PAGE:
I wonder if the prevailing forms available in a particular medium limit its potential engagement by faith communities. For example, the prevailing television forms of shout-and-interrupt "news" panels; reality shows; "vote them down or off"; etc. How does one get the interest of viewers for more thoughtful material presented in different ways?

Laura Gifford said...

I agree that thoughtful responses can be difficult in a sound-bite world. I'd be curious to hear what Mary has to say (by the way, my earlier question was to anyone reading these comments and not just to Mary specifically). Anecdotally speaking, I am encouraged by interactions I have with college students (even as I am sometimes discouraged by the lack of depth that some new technology encourages toward academic life). I suspect we may enter a period of backlash against some of the shouty voices, because I see a real longing for authenticity and a recognition that this approach offers very few tools for meaningful interaction. Of course, they (and we) are still conditioned by these influences to accept much of what they say, even as we question their utility... it's moving from recognition to application that poses the challenge.

Mary Hess said...

Brent -- I think that there are many, many examples of churches using social media to promote social justice and charitable work. Perhaps the way I'd respond is to note that the digital social media are not all that great at instituting relationships, but they are pretty useful for intensifying and sustaining relationships. Thus, there are groups that are already doing social justice work -- one example might be the Interfaith Youth Core -- and they are using social media as a way to publicize and extend their work. Churches need to be thoughtful about listening to their core constituencies and thinking about how to develop that work in further ways. Raising money in small amounts, developing petitions, communicating more widely about ongoing efforts, connecting with and listening to more diverse groups -- all of these are ways that social media can be helpful.

Mary Hess said...

Karen -- how can religious communities use new media to embrace a younger generation? Another great question, but I'd answer it in some similar ways to Brent's question. If you're a church which currently is not connecting with a younger generation, than simply jumping into social media to publicize what you're currently doing isn't likely to be very effective. On the other hand, if you are genuinely ready to face your own transformation, and genuinely interested in reaching out to people who have been estranged in some way from your religious community, then I think new media can be a helpful resource. First, for listening. Second, for developing new pathways to share the unique specificities of your own community. And then, third, to demonstrate that you respect what you are learning from these people you are reaching out to, and to show what you are doing that has changed.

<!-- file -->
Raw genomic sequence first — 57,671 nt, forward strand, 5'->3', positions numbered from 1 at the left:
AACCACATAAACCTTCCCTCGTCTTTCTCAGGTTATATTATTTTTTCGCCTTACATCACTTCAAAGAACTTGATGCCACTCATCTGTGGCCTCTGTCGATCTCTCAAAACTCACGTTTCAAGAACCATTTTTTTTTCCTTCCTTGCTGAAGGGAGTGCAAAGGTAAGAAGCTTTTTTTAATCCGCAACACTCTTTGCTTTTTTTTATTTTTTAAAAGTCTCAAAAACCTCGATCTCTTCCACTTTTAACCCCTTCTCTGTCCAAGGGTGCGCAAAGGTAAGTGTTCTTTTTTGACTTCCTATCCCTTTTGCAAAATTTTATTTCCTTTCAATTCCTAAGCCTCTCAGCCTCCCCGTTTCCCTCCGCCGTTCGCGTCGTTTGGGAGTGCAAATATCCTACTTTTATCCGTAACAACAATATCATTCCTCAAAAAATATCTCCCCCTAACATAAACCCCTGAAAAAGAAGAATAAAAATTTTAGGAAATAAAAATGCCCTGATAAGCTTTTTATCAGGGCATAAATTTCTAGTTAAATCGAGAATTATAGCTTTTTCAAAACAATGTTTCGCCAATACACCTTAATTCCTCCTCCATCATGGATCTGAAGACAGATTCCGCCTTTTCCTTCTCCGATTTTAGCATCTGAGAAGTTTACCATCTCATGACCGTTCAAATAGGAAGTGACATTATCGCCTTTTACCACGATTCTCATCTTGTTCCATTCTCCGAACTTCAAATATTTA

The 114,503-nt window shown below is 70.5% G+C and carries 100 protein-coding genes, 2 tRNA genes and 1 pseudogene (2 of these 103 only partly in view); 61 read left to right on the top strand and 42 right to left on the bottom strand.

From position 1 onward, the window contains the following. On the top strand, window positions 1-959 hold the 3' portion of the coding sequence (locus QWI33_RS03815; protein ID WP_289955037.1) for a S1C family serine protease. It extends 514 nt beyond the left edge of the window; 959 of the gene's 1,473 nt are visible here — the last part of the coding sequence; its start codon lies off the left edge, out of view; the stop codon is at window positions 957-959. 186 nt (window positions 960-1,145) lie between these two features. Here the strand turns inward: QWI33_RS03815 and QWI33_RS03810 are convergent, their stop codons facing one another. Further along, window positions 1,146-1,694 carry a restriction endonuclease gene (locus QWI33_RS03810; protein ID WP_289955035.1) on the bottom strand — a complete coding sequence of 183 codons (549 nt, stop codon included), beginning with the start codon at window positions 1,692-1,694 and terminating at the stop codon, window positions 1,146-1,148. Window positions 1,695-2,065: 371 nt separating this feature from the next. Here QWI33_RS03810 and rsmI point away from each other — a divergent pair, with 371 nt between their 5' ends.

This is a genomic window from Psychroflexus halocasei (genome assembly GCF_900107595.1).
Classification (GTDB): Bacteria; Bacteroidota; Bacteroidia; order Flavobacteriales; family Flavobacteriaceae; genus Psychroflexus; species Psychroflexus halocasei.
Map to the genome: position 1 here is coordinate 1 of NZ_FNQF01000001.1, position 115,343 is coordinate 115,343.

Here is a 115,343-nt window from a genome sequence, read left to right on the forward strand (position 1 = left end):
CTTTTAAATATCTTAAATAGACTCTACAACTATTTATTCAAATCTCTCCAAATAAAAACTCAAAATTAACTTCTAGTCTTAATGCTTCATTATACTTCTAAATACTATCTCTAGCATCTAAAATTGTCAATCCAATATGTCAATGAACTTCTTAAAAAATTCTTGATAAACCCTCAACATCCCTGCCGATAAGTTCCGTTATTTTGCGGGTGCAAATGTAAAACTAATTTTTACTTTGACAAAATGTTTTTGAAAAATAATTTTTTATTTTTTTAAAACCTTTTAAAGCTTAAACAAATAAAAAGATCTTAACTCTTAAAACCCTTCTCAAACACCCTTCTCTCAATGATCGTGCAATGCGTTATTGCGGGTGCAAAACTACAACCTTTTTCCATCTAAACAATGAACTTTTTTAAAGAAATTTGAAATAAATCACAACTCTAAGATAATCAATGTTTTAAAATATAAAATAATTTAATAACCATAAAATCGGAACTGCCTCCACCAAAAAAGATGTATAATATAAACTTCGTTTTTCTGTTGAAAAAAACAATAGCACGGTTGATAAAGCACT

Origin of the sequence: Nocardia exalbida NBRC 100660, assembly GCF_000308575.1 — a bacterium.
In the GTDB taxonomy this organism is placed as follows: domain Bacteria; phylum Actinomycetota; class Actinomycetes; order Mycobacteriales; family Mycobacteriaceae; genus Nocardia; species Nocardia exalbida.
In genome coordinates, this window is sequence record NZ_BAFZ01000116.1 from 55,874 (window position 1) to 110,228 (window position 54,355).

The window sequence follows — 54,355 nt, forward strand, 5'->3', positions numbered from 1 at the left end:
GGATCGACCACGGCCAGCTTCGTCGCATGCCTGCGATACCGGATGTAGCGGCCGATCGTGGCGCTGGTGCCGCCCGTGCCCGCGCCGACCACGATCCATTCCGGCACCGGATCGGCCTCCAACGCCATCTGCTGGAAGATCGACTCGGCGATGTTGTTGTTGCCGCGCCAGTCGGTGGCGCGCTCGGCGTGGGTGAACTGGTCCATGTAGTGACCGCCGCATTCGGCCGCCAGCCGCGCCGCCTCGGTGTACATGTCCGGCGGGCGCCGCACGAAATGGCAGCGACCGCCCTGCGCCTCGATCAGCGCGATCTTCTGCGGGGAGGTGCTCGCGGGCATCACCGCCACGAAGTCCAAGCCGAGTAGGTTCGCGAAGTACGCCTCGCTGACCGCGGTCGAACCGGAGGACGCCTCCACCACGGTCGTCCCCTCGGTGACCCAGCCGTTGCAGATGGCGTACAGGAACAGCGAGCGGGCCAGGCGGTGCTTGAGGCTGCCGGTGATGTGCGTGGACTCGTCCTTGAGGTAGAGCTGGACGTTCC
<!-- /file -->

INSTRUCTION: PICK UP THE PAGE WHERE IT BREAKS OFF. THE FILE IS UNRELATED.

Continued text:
Mary Hess said...

John -- You're asking for resources for congregations and their educators that can help people become "critical consumers, smart readers and interpreters of media culture." The first thing I'd say is that my goal would not be for people to be better consumers, but rather for people to become more active PRODUCERS. The digital tools that are emerging right now are participatory tools, they work best when people are creating with them. One reason facebook is so popular (among many) is that it enables people to write their own webpages without knowing a single piece of html code. So, first, help them to become producers -- which will already help them to become more critical of what's out there. Then I think you can also invite people to participate in some of the larger conversations that take place around popular media culture. I love sites like The Jesuit Post (http://thejesuitpost.org/site/), Busted Halo (http://bustedhalo.com/), Lutheran Confessions (http://lutheranconfessions.blogspot.com/), and the Sarcastic Lutheran (http://www.patheos.com/blogs/nadiabolzweber/). There are so many!